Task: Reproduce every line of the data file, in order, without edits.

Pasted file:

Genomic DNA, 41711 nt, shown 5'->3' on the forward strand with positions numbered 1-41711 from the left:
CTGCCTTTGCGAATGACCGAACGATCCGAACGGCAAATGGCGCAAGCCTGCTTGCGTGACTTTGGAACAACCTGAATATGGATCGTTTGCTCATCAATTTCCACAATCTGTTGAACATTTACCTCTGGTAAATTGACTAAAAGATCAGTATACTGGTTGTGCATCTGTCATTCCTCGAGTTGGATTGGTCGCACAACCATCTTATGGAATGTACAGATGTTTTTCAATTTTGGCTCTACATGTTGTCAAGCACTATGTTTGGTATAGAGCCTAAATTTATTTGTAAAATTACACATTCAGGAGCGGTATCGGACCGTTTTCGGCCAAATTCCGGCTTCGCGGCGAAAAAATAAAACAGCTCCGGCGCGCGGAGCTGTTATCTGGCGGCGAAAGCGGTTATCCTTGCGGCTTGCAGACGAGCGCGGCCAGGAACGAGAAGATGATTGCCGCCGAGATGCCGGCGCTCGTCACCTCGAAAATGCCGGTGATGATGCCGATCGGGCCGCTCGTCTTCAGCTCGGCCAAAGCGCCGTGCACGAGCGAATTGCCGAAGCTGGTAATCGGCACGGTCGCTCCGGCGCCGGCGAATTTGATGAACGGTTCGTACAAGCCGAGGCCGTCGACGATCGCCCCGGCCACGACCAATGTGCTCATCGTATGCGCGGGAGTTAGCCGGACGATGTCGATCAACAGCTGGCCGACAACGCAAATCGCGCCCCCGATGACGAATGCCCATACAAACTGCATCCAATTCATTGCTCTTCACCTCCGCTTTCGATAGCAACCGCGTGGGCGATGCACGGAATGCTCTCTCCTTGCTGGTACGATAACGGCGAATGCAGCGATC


Genomic DNA, 41711 nt, shown 5'->3' on the forward strand with positions numbered 1-41711 from the left:
CTGCCTTTGCGAATGACCGAACGATCCGAACGGCAAATGGCGCAAGCCTGCTTGCGTGACTTTGGAACAACCTGAATATGGATCGTTTGCTCATCAATTTCCACAATCTGTTGAACATTTACCTCTGGTAAATTGACTAAAAGATCAGTATACTGGTTGTGCATCTGTCATTCCTCGAGTTGGATTGGTCGCACAACCATCTTATGGAATGTACAGATGTTTTTCAATTTTGGCTCTACATGTTGTCAAGCACTATGTTTGGTATAGAGCCTAAATTTATTTGTAAAATTACACATTCAGGAGCGGTATCGGACCGTTTTCGGCCAAATTCCGGCTTCGCGGCGAAAAAATAAAACAGCTCCGGCGCGCGGAGCTGTTATCTGGCGGCGAAAGCGGTTATCCTTGCGGCTTGCAGACGAGCGCGGCCAGGAACGAGAAGATGATTGCCGCCGAGATGCCGGCGCTCGTCACCTCGAAAATGCCGGTGATGATGCCGATCGGGCCGCTCGTCTTCAGCTCGGCCAAAGCGCCGTGCACGAGCGAATTGCCGAAGCTGGTAATCGGCACGGTCGCTCCGGCGCCGGCGAATTTGATGAACGGTTCGTACAAGCCGAGGCCGTCGACGATCGCCCCGGCCACGACCAATGTGCTCATCGTATGCGCGGGAGTTAGCCGGACGATGTCGATCAACAGCTGGCCGACAACGCAAATCGCGCCCCCGATGACGAATGCCCATACAAACTGCATCCAATTCATTGCTCTTCACCTCCGCTTTCGATAGCAACCGCGTGGGCGATGCACGGAATGCTCTCTCCTTGCTGGTACGATAACGGCGAATGCAGCGATC